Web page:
In a world where the fact that some golf clubs continue to have men only membership options is newsworthy and cause for outcry, why is it that women only gyms, women only classes and now women only lifting sessions are acceptable?
The reason is simply that those tags attract interest and make money. Nothing more. There is no agenda to improve the fitness of the nation. There is no justifiable reason for such a specific segregation. You would be as well having a “Gingers who lift” or an “Asians who lift” session, it would make just as much sense.
However, imagine it was the other way around. Imagine we had “Men Only Lifting Classes”. Would that be acceptable? Something tells me it wouldn’t. And as such, I’m not aware of any such classes or sessions in existence.
I am aware of men only yoga classes appearing now (or Broga) which has exactly the same issues. It suggests that all men are at a lower level so there will be no flexible men showing up and creating intimidation or that all women are flexible enough to attend regular classes and keep up. The one plus I have found here is, by going to the main ‘Broga’ website one of the first images shown is a class that is predominantly men, but there are still women taking part in the class, suggesting it is not as segregated as the name suggests. But the problem remains that the name is now not a true reflection of the service and is just a catchy marketing ploy to draw money through the door.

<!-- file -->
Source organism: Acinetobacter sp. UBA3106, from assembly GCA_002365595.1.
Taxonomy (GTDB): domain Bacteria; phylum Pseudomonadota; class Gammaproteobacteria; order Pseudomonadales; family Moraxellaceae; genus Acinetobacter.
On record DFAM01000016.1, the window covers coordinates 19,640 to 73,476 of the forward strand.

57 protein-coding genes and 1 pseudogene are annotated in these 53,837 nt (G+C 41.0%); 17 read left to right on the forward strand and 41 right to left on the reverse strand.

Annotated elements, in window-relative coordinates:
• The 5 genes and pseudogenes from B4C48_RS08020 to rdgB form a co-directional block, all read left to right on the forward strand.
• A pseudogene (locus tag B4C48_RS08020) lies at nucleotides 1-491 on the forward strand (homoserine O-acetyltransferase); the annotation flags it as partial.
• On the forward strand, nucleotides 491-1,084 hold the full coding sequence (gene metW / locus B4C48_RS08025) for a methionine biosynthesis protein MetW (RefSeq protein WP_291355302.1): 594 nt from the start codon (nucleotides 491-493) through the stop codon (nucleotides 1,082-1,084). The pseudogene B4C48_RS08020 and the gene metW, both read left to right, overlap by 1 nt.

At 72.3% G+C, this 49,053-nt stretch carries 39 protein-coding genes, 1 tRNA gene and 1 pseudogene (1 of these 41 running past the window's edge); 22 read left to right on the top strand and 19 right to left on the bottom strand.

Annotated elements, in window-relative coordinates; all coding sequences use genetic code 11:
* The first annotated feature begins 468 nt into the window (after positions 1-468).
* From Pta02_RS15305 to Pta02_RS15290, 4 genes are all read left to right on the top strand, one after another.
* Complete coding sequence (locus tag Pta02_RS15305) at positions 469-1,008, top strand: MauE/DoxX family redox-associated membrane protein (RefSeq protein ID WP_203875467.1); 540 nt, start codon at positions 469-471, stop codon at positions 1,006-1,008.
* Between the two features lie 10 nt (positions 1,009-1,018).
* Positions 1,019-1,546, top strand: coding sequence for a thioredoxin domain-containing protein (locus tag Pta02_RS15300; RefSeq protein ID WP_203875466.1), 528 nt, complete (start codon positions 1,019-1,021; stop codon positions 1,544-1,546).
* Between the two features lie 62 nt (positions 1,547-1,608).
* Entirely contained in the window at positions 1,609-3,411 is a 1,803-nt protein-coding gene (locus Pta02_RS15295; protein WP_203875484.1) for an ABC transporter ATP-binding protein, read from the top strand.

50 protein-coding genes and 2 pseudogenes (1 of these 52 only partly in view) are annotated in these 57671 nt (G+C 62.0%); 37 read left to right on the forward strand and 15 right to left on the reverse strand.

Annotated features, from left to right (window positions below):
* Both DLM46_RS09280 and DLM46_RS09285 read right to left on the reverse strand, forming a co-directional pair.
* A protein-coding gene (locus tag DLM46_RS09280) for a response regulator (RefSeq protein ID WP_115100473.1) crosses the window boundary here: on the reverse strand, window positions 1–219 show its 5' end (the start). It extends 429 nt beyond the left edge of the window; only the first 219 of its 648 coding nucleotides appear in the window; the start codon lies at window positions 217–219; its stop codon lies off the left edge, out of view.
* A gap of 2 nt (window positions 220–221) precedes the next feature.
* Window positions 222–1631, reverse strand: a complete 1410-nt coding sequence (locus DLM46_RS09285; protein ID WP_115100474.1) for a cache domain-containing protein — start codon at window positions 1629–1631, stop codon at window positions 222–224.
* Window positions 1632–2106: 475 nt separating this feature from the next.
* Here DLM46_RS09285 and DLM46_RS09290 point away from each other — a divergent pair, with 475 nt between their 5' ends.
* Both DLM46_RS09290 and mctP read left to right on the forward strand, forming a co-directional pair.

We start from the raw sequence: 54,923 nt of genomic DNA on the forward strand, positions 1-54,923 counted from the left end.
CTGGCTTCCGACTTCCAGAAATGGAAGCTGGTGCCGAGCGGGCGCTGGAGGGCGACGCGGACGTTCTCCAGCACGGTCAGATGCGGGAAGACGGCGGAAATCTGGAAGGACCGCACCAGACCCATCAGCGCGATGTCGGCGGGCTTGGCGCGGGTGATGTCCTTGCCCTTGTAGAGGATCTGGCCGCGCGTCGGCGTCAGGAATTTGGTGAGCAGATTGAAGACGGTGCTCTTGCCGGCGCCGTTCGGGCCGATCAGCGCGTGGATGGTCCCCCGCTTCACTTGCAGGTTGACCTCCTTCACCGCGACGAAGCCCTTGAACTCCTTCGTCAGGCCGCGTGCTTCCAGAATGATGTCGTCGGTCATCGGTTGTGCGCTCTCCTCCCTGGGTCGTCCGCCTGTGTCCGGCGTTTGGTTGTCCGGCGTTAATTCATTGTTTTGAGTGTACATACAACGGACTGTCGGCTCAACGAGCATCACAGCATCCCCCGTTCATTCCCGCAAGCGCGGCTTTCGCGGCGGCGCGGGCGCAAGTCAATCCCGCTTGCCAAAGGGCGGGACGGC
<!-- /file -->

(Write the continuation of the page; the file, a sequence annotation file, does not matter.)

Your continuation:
In an industry that is supposed to be focused on health, happiness and improved wellbeing and self-image, to be so focused on marketing gimmicks, false claims and now segregation, seems like a step in the wrong direction.
Hopefully, over time, people will become more educated in what is useful and be able to prevent themselves being led by their emotions towards a ‘quick fix’. Having said that, it’s those same emotions that direct people to comfort eat or self-sabotaging behaviors in the first place. Though, for the industry to then be praying on those emotions rather than helping to educate people away from them is shocking in itself. But that’s a topic for another day.
In the end, these ‘marketing techniques’ are going to happen regardless, but we all have a choice in voting with our feet or standing up to them and I’d like to hope that putting a spotlight on the fact that these practices are not the answer to everyone’s prayers that they are made out to be may make some kind of difference in how they are viewed.
Again, all training protocols, systems and advice should have one thing in common, they should be there to solve the problems or realize the aspirations of the individuals not to smother them in the glitz and glam of well crafted marketing techniques. So whenever you are looking to make a choice with regards your fitness, make sure it is an informed choice based on what is best for you, not what sounds good on the marketing copy. And ensure it is a fitness ‘community’ so segregation for the sake of increased revenue is certainly not the answer.
Photo credit: Flickr